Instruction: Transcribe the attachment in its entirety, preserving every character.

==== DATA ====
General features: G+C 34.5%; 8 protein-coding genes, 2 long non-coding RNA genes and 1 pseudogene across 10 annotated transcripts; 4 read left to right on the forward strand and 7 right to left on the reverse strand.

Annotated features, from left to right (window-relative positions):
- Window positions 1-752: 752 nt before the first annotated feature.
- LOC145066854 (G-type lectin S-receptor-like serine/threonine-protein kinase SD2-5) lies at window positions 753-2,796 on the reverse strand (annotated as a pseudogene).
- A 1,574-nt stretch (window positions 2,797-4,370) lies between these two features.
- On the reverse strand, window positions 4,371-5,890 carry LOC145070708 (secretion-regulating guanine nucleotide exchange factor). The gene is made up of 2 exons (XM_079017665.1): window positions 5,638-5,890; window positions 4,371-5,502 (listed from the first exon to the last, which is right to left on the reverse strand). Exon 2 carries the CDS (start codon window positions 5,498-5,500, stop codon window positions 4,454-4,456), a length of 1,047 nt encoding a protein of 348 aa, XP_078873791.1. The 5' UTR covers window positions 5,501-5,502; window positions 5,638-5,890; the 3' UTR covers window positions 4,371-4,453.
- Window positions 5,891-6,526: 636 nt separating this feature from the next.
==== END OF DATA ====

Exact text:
General features: G+C 34.5%; 8 protein-coding genes, 2 long non-coding RNA genes and 1 pseudogene across 10 annotated transcripts; 4 read left to right on the forward strand and 7 right to left on the reverse strand.

Annotated features, from left to right (window-relative positions):
- Window positions 1-752: 752 nt before the first annotated feature.
- LOC145066854 (G-type lectin S-receptor-like serine/threonine-protein kinase SD2-5) lies at window positions 753-2,796 on the reverse strand (annotated as a pseudogene).
- A 1,574-nt stretch (window positions 2,797-4,370) lies between these two features.
- On the reverse strand, window positions 4,371-5,890 carry LOC145070708 (secretion-regulating guanine nucleotide exchange factor). The gene is made up of 2 exons (XM_079017665.1): window positions 5,638-5,890; window positions 4,371-5,502 (listed from the first exon to the last, which is right to left on the reverse strand). Exon 2 carries the CDS (start codon window positions 5,498-5,500, stop codon window positions 4,454-4,456), a length of 1,047 nt encoding a protein of 348 aa, XP_078873791.1. The 5' UTR covers window positions 5,501-5,502; window positions 5,638-5,890; the 3' UTR covers window positions 4,371-4,453.
- Window positions 5,891-6,526: 636 nt separating this feature from the next.